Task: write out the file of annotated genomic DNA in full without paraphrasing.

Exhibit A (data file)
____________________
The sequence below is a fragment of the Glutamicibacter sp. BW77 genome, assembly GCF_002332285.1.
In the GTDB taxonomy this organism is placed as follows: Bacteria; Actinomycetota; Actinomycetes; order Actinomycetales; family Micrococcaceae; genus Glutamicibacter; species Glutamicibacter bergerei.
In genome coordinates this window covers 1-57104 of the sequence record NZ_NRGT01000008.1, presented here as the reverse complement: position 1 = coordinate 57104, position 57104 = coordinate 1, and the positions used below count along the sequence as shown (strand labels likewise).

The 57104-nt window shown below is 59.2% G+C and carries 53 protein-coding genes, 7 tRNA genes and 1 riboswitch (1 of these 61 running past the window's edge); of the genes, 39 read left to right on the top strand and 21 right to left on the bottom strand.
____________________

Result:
The sequence below is a fragment of the Glutamicibacter sp. BW77 genome, assembly GCF_002332285.1.
In the GTDB taxonomy this organism is placed as follows: Bacteria; Actinomycetota; Actinomycetes; order Actinomycetales; family Micrococcaceae; genus Glutamicibacter; species Glutamicibacter bergerei.
In genome coordinates this window covers 1-57104 of the sequence record NZ_NRGT01000008.1, presented here as the reverse complement: position 1 = coordinate 57104, position 57104 = coordinate 1, and the positions used below count along the sequence as shown (strand labels likewise).

The 57104-nt window shown below is 59.2% G+C and carries 53 protein-coding genes, 7 tRNA genes and 1 riboswitch (1 of these 61 running past the window's edge); of the genes, 39 read left to right on the top strand and 21 right to left on the bottom strand.